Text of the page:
There are several different types of drugs which can be used to control pain in farm animals. Some are controlled drugs only to be used by a vet due to restrictions under the Veterinary surgeons act. Some methods of pain relief (eg epidural) may be technically difficult and should only to be administered directly by a vet or by a trained technician under direct supervision of a vet. However, It is also recognised that in cases where otherwise an animal may not receive veterinary attention, there is a place for some type of pain relieving medication to be available on farm for the use of a trained stockperson where required.
Currently there are no licensed drugs available for use in sheep. Pain medication which is licensed in cattle or pigs can however be used in sheep at the discretion of the vet. In these cases standard withdrawal periods must be applied to prevent contamination of meat intended for human consumption.
Types of pain relieving drugs which can be used in cattle and sheep include:
NSAID’s (Non-steroidal anti-inflammatory drugs) :
Examples commonly used in cattle and sheep include meloxicam, ketoprofen, carprofen and flunixin. The drugs can be used by a variety of routes including intravenous, intramuscular and subcutaneous administration. There is also a ‘pour-on’ preparation of finadyne which may be appropriate in some circumstances. Unlike in humans, oral preparations of NSAIDS are poorly absorbed in ruminants and there are currently no commercially available forms which can be given in feed.
Steroids such as dexamethasone are occasionally used for pain relief in ruminants as they have an anti-inflammatory action. These drugs should only be used under the guidance of a veterinary surgeon. Steroids are recognised to delay wound healing and should not be used in pregnant animals .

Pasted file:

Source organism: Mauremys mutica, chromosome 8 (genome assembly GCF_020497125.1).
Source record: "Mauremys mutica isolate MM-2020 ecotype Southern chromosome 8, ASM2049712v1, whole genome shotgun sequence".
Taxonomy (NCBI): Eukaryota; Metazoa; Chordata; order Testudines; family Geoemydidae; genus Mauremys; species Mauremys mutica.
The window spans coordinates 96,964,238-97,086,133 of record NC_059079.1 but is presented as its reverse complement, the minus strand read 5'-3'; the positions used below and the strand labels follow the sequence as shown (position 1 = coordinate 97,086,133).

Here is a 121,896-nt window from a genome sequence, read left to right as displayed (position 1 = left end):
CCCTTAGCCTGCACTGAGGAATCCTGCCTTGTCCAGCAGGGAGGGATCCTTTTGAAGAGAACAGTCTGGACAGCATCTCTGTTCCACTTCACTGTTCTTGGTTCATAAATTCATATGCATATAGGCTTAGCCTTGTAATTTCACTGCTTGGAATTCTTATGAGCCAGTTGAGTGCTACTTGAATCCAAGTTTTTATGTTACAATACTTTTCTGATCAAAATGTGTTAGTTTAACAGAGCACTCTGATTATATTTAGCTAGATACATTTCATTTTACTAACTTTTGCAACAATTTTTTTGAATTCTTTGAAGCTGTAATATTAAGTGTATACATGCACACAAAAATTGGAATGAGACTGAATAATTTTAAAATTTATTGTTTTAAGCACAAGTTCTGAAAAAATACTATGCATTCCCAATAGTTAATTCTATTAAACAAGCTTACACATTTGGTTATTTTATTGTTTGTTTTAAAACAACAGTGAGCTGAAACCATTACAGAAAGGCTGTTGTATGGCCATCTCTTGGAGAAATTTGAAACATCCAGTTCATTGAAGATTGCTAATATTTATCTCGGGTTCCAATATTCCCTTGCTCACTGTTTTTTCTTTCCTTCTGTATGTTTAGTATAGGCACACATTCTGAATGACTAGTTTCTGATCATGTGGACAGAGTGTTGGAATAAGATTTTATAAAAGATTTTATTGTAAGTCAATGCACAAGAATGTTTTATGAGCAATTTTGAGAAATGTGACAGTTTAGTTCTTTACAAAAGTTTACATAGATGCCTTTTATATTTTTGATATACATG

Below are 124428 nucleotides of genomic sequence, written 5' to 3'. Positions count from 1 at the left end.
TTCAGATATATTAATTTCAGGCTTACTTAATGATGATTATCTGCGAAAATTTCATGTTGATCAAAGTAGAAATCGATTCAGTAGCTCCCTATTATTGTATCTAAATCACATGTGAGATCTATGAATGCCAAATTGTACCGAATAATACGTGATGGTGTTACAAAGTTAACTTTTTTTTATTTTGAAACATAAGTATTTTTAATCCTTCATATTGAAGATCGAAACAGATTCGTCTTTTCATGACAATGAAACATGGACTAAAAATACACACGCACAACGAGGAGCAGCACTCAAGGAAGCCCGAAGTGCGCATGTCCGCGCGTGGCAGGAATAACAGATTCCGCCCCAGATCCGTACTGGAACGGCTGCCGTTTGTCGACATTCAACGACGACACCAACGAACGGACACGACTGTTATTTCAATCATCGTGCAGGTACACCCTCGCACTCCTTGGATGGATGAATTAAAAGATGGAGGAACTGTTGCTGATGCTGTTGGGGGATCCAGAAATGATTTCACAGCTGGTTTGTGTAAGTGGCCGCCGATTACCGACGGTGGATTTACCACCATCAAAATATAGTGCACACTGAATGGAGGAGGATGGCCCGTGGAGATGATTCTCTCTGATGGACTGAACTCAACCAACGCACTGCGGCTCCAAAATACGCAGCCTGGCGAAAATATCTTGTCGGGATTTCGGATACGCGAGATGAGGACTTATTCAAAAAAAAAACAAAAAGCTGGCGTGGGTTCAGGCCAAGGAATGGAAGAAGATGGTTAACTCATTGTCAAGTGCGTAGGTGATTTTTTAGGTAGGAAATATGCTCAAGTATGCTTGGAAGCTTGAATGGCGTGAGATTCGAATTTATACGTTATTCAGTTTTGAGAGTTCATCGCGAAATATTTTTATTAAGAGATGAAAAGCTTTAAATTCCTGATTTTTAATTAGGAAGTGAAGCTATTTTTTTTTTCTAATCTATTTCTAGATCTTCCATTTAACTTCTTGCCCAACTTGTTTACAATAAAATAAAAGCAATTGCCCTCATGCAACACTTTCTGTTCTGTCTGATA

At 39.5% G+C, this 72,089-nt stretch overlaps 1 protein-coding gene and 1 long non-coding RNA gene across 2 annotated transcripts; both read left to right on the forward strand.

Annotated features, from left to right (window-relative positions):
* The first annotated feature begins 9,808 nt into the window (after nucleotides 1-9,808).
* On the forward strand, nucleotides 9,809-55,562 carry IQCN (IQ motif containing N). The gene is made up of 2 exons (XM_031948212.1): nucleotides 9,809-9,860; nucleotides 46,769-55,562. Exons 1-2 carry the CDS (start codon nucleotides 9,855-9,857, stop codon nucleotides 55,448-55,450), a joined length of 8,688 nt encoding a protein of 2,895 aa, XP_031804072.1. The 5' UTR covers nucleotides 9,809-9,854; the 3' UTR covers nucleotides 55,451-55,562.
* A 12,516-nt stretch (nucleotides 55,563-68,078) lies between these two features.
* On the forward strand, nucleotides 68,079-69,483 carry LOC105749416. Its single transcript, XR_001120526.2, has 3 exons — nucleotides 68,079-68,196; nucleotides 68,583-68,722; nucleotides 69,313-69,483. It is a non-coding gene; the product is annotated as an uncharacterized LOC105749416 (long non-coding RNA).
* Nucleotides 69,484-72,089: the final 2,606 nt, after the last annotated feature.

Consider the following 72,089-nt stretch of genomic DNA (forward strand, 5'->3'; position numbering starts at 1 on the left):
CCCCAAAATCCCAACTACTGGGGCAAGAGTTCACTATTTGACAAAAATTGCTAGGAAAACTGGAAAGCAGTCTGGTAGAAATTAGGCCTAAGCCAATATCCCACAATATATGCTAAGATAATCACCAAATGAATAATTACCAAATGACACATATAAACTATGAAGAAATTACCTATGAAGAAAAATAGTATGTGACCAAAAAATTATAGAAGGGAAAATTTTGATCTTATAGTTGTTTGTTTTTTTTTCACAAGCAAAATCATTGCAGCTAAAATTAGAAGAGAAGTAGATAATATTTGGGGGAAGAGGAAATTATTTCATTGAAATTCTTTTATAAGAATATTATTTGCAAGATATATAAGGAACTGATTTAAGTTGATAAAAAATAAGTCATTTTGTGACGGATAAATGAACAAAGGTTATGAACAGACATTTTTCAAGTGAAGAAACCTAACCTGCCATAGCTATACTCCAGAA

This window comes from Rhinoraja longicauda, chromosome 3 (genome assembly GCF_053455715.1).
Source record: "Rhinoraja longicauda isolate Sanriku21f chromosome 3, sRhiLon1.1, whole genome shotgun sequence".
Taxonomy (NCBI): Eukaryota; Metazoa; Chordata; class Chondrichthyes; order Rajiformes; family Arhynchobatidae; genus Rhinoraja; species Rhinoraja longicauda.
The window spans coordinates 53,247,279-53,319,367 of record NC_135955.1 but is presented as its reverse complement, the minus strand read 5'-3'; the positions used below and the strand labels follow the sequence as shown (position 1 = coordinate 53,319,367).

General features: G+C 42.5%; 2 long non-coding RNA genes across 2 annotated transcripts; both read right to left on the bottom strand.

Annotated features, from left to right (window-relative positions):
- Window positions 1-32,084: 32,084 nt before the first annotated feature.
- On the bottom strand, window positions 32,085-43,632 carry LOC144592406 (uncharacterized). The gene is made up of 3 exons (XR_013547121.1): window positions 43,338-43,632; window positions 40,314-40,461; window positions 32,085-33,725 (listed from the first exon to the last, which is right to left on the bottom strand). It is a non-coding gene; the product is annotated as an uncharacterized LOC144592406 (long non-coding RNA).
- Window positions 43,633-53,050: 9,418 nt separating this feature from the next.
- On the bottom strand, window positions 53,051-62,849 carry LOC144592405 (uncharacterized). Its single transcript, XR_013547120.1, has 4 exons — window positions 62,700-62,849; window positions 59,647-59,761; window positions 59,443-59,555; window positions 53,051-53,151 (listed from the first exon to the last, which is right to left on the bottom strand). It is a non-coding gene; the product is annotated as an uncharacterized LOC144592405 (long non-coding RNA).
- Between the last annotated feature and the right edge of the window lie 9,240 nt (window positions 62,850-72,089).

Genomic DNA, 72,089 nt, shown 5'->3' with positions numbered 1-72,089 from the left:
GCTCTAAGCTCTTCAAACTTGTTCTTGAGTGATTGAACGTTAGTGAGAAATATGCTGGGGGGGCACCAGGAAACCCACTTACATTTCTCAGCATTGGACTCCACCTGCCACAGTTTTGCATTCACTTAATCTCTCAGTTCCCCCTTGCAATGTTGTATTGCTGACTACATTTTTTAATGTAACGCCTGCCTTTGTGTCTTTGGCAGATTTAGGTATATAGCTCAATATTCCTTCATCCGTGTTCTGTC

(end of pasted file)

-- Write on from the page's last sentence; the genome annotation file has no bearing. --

These drugs are used to provide pain relief by local infiltration, by injection in to a vein (e.g for foot surgery), by direct desensitisation of a nerve (e.g conual nerve for disbudding) or for spinal anaesthesia (epidural).
Powerful pain relief such as morphine can only be used in specific circumstances. These drugs are not licensed in food producing animals and can have serious side effects in farm animals. They should only be used directly by a veterinary surgeon.
It should be noted that sedatives used in farm animals can allow immobilisation of the animals in order to make procedures easier but may provide little or no pain relieving effect. Therefore, pain relief should be considered separately when using sedatives in farm animals.
There are a wide range of conditions and procedures in which pain relief is appropriate. Pain medications can have serious side effects when used incorrectly so it is important to have a good idea of the animals weight and know the correct route of administration and dosage for the drug which is being used.
Katy Hewitson, SAC Consulting Veterinary Services
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